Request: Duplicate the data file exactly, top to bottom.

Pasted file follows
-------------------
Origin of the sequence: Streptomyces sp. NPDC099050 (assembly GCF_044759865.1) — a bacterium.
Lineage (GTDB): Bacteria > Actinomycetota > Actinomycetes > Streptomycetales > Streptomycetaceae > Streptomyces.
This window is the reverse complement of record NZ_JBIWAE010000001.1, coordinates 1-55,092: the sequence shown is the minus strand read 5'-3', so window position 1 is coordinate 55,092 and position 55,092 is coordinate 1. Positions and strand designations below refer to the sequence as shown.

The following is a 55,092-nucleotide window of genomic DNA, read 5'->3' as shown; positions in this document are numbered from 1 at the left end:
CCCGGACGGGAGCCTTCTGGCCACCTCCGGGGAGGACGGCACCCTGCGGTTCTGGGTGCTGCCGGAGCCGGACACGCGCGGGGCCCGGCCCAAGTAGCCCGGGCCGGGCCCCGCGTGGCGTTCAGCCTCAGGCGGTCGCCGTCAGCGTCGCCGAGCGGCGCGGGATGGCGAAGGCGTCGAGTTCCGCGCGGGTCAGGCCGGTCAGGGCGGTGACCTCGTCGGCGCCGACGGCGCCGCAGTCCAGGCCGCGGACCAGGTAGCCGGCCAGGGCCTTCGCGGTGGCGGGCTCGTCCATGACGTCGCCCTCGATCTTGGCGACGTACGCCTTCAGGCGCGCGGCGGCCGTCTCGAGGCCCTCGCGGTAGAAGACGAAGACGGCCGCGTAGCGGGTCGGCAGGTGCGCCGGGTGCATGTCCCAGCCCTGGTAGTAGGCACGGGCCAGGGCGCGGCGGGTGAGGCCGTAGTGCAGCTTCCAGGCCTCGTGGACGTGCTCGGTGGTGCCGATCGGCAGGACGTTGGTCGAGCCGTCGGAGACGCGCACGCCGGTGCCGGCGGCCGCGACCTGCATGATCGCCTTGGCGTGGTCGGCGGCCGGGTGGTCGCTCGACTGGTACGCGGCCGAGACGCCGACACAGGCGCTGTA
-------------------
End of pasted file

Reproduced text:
Origin of the sequence: Streptomyces sp. NPDC099050 (assembly GCF_044759865.1) — a bacterium.
Lineage (GTDB): Bacteria > Actinomycetota > Actinomycetes > Streptomycetales > Streptomycetaceae > Streptomyces.
This window is the reverse complement of record NZ_JBIWAE010000001.1, coordinates 1-55,092: the sequence shown is the minus strand read 5'-3', so window position 1 is coordinate 55,092 and position 55,092 is coordinate 1. Positions and strand designations below refer to the sequence as shown.

The following is a 55,092-nucleotide window of genomic DNA, read 5'->3' as shown; positions in this document are numbered from 1 at the left end:
CCCGGACGGGAGCCTTCTGGCCACCTCCGGGGAGGACGGCACCCTGCGGTTCTGGGTGCTGCCGGAGCCGGACACGCGCGGGGCCCGGCCCAAGTAGCCCGGGCCGGGCCCCGCGTGGCGTTCAGCCTCAGGCGGTCGCCGTCAGCGTCGCCGAGCGGCGCGGGATGGCGAAGGCGTCGAGTTCCGCGCGGGTCAGGCCGGTCAGGGCGGTGACCTCGTCGGCGCCGACGGCGCCGCAGTCCAGGCCGCGGACCAGGTAGCCGGCCAGGGCCTTCGCGGTGGCGGGCTCGTCCATGACGTCGCCCTCGATCTTGGCGACGTACGCCTTCAGGCGCGCGGCGGCCGTCTCGAGGCCCTCGCGGTAGAAGACGAAGACGGCCGCGTAGCGGGTCGGCAGGTGCGCCGGGTGCATGTCCCAGCCCTGGTAGTAGGCACGGGCCAGGGCGCGGCGGGTGAGGCCGTAGTGCAGCTTCCAGGCCTCGTGGACGTGCTCGGTGGTGCCGATCGGCAGGACGTTGGTCGAGCCGTCGGAGACGCGCACGCCGGTGCCGGCGGCCGCGACCTGCATGATCGCCTTGGCGTGGTCGGCGGCCGGGTGGTCGCTCGACTGGTACGCGGCCGAGACGCCGACACAGGCGCTGTA